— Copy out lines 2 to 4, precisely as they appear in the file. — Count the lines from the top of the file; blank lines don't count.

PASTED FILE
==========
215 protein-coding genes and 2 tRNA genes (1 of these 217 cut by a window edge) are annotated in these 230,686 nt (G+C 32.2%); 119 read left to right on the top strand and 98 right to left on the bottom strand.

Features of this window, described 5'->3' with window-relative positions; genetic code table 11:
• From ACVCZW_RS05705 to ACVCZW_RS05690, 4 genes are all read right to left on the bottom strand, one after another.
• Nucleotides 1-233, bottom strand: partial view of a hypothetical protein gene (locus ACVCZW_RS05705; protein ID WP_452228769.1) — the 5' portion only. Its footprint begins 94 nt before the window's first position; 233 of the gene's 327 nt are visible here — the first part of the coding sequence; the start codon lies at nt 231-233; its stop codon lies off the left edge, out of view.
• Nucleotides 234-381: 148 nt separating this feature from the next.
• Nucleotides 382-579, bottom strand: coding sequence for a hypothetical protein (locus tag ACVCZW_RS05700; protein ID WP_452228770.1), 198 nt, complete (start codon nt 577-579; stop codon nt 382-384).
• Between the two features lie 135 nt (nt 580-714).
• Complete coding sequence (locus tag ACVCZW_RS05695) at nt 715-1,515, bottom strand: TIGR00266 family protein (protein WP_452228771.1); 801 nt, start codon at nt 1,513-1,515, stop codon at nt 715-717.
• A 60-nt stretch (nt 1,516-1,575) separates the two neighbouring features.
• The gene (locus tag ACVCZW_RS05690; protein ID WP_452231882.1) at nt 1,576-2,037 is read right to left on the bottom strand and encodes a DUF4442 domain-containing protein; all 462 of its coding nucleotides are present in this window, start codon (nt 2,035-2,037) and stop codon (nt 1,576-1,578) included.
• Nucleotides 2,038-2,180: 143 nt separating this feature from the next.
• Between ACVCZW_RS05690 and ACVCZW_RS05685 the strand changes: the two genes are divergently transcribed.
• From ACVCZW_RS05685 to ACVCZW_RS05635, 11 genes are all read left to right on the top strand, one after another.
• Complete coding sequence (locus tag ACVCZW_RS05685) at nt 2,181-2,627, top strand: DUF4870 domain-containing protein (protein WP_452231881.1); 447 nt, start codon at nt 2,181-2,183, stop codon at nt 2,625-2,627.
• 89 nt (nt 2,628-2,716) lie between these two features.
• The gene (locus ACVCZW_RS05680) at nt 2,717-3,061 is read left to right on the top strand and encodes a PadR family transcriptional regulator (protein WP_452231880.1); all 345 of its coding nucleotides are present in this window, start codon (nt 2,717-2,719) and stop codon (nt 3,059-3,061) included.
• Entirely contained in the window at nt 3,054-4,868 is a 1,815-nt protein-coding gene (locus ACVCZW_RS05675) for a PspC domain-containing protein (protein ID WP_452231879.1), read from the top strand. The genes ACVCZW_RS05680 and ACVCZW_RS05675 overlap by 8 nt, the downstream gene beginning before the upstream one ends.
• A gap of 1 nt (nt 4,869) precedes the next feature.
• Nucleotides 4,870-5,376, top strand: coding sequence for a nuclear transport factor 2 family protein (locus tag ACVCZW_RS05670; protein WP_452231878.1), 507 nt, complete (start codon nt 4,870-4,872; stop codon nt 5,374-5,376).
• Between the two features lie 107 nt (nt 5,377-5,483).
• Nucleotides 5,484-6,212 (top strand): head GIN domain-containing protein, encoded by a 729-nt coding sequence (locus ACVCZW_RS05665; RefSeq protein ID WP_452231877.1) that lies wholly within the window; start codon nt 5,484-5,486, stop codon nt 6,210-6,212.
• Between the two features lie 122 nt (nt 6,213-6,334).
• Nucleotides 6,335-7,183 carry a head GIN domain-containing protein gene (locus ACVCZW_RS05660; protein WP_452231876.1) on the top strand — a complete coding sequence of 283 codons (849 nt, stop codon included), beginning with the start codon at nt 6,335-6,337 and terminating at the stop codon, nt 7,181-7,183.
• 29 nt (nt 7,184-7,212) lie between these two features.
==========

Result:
Features of this window, described 5'->3' with window-relative positions; genetic code table 11:
• From ACVCZW_RS05705 to ACVCZW_RS05690, 4 genes are all read right to left on the bottom strand, one after another.
• Nucleotides 1-233, bottom strand: partial view of a hypothetical protein gene (locus ACVCZW_RS05705; protein ID WP_452228769.1) — the 5' portion only. Its footprint begins 94 nt before the window's first position; 233 of the gene's 327 nt are visible here — the first part of the coding sequence; the start codon lies at nt 231-233; its stop codon lies off the left edge, out of view.